Star Wars: The Six Films That Inspired Episode VIII

Prince William And Prince Harry Visit The 'Star Wars' Film Set
Actor Mark Hamill, director Rian Johnson, Prince Harry, Prince William, actor John Boyega and actress Daisy Ridley pose with Chewbacca during a tour of the Star Wars film set, Pinewood Studios, Iver Heath, England, April 19. Adrian Dennis/WPA Pool/Getty IMages

The filmmakers behind the upcoming Star Wars movie Episode VIII have revealed that six classic films made between 1939 and 1964 inspired the sequel.

Director Rian Johnson and Pablo Hidalgo, the creative executive at Lucasfilm, the production company behind the franchise, told fans at the Star Wars Celebration Europe convention in London that their inspiration comes from Gunga Din (1939), Sahara (1943), Twelve O’Clock High (1949), The Bridge on the River Kwai (1957), Letter Never Sent (1960) and Three Outlaw Samurai (1964).

A common theme appears to be classic wartime adventure stories, while the latter two are both set in desolate, unforgiving landscapes.

Episode VIII, which is currently untitled, is set for release in 2017, as is a similarly untitled standalone film about the Han Solo character, made famous by Harrison Ford. Another standalone movie, Rogue One: A Star Wars Story , is scheduled for release in December. The first trailer for Rogue One was released in April.

Johnson, who directed Brick (2005) , The Brothers Bloom (2008) and Looper (2012), has been compared favorably to Steven Spielberg by Kathleen Kennedy, president of Lucasfilm.

Kennedy, who has worked with Spielberg for decades, said: “Watching him on the set of Episode VIII , and I don’t say this about many people, I think Rian moves the camera as well as Steven Spielberg. So you guys are in for a real treat.”

Johnson, for his part, was cautious to reveal only a few details about Episode VIII, which finished production last week.

He did, however, reveal that it would start off right where The Force Awakens left off (spoilers follow), when Rey finds Luke Skywalker on an island on the ocean planet Ahch-too, filmed on Skellig Michael island, off the southwest coast of Ireland. Each previous Star Wars film has started with a time jump from its predecessor, a gap ranging from a few months to 30 years.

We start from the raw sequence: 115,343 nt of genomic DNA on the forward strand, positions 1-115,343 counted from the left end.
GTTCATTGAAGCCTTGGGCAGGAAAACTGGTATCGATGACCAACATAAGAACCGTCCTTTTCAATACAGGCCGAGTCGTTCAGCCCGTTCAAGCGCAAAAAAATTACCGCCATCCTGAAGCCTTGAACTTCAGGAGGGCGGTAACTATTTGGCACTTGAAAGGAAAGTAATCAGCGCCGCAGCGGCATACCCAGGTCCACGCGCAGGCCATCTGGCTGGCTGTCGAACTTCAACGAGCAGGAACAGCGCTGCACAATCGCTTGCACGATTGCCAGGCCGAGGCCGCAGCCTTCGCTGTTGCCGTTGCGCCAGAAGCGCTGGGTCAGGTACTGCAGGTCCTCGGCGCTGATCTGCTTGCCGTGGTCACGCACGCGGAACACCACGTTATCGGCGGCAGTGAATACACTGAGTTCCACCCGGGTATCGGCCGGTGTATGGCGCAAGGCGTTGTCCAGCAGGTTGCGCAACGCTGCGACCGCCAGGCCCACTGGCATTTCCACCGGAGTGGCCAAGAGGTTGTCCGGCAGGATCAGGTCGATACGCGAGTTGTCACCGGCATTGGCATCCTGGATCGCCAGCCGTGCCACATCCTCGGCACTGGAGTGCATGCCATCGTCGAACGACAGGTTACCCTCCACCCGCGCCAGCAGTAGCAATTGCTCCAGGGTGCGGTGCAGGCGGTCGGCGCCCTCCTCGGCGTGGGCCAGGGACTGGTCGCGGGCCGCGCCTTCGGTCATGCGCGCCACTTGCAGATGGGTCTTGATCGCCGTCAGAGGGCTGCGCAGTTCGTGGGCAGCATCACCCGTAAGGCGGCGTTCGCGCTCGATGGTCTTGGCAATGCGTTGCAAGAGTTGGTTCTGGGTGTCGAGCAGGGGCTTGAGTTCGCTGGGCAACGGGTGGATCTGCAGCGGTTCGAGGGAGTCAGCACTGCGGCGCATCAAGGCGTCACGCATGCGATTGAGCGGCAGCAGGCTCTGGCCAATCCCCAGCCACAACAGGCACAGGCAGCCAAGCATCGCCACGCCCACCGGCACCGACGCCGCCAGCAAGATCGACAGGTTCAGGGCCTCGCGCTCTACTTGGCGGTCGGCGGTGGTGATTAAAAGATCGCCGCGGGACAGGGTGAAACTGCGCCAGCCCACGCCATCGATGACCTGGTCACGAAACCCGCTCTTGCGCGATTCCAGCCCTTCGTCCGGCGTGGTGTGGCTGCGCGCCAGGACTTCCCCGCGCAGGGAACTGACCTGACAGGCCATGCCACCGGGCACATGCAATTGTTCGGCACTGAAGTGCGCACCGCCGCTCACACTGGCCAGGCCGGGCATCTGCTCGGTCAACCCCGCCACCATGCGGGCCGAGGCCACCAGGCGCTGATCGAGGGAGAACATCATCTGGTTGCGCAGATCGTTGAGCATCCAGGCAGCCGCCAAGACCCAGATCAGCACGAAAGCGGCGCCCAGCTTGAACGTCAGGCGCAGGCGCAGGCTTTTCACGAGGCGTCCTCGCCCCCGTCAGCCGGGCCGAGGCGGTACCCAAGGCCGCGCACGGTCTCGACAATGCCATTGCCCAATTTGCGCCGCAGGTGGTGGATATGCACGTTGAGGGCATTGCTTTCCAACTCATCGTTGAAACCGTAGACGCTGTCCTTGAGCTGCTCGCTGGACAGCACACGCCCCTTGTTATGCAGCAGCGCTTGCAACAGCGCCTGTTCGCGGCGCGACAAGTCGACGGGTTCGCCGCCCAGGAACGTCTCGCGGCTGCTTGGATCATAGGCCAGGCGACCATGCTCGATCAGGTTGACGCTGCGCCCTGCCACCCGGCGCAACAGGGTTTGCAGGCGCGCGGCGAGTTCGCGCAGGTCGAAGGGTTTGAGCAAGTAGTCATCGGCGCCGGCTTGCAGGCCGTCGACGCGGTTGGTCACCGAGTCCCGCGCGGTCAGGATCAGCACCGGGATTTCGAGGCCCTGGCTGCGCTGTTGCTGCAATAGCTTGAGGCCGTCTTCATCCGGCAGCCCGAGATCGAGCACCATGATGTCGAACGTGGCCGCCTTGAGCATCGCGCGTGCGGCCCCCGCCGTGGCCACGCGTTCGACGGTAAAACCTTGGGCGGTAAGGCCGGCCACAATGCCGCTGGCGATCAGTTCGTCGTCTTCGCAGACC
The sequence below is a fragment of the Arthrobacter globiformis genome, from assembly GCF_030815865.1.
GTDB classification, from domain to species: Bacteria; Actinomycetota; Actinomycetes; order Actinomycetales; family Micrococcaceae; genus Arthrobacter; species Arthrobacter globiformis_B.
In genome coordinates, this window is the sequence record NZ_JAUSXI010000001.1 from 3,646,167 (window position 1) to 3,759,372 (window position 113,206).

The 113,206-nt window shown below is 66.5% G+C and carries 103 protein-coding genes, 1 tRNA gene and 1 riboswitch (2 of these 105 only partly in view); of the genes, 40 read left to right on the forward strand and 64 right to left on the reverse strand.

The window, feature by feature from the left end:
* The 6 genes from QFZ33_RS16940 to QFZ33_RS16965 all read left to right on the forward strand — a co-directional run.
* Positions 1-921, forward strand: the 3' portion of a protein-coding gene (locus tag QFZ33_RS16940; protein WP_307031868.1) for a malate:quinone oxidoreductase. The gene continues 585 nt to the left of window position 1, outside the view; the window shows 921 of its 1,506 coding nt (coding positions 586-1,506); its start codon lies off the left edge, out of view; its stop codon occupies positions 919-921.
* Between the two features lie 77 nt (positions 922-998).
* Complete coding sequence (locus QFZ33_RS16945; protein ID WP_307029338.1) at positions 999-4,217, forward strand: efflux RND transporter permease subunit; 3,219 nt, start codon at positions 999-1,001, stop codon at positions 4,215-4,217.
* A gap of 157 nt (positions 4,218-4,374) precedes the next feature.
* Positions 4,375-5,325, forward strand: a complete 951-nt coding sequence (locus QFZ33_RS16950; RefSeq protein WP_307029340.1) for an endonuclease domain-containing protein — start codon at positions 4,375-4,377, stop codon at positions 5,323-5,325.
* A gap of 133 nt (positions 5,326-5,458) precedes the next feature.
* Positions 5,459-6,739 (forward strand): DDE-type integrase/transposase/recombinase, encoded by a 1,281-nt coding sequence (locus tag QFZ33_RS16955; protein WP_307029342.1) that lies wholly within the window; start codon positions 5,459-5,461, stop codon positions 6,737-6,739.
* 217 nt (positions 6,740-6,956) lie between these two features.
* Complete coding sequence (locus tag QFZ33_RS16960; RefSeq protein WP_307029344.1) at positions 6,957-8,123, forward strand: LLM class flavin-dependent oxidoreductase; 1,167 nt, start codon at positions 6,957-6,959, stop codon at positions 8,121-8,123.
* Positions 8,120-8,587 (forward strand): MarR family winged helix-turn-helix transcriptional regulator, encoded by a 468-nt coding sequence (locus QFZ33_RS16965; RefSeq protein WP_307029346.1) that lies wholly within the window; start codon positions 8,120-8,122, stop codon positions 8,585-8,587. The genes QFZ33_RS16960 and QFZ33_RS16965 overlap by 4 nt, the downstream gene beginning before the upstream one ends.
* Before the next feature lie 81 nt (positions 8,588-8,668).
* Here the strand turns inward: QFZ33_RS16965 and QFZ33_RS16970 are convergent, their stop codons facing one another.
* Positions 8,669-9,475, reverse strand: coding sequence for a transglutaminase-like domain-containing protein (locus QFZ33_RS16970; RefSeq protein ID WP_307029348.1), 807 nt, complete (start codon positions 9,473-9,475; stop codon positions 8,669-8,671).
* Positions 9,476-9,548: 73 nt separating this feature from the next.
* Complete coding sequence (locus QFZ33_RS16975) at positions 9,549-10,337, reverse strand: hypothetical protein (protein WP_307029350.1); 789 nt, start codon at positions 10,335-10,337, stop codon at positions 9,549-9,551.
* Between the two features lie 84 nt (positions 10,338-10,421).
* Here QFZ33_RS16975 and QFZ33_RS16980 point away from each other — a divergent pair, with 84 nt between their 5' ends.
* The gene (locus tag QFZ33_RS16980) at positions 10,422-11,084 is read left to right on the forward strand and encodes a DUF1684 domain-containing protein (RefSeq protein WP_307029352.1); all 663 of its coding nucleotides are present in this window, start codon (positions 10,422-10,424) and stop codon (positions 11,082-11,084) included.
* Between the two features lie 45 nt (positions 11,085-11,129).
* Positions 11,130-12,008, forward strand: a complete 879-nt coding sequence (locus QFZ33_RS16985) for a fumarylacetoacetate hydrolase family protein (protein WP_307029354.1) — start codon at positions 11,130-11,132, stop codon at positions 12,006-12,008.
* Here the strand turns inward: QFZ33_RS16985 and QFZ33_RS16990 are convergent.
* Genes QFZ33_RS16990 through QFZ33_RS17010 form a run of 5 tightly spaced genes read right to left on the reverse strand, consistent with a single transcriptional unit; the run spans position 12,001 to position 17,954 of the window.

Johnson revealed why breaking with this precedent was crucial for the new film: “That was a really surreal thing to start things out. We started coming up with the story and I realized I wanted to, I didn’t even really think about it, that we were going to end up breaking a longstanding Star Wars tradition, and for the first time, this movie is going to start where the last one left off…

“Because of the demands of the story, that’s what it ended up being, which meant that we went back to Skellig, and we were only able to get a couple scenes of shooting there, and it was months before we started principal photography.”

Johnson admitted being apprehensive about working with the cast members of the original trilogy, including Mark Hamill.

“It was an incredible experience on many different levels,” he said. “You come into it with those deep feelings of deep nostalgia, but then you realize your responsibility ultimately is to get beyond that very quickly, and to tell a story that feels alive right now… The ultimate responsibility of it is to sit in front of Mark [Hamill], Luke Skywalker, and then have those feelings of ‘I’m talking to Luke Skywalker this is kind of weird!’ and then to get to know Mark and get to know him as an actor, and then get back into filmmaking and making a story the same way you do with any other film basically.”

On the link between episodes VII and VIII, Johnson noted that the latter would take an in-depth look at the heroes and villains, and see where they stand emotionally following the tail end of their adventure in The Force Awakens.

He said: “There was that kind of feeling of, there was the big explosion of the first [film], and it ended up serving what the second film is in a very good way. The first film was this incredible explosion of adventure and excitement and sets up these characters, and then… it’s very natural that the second film is where we start zooming in on the characters, and… getting to the heart of them, challenging them, pushing them deeper, and I think the actors were all very excited about that.”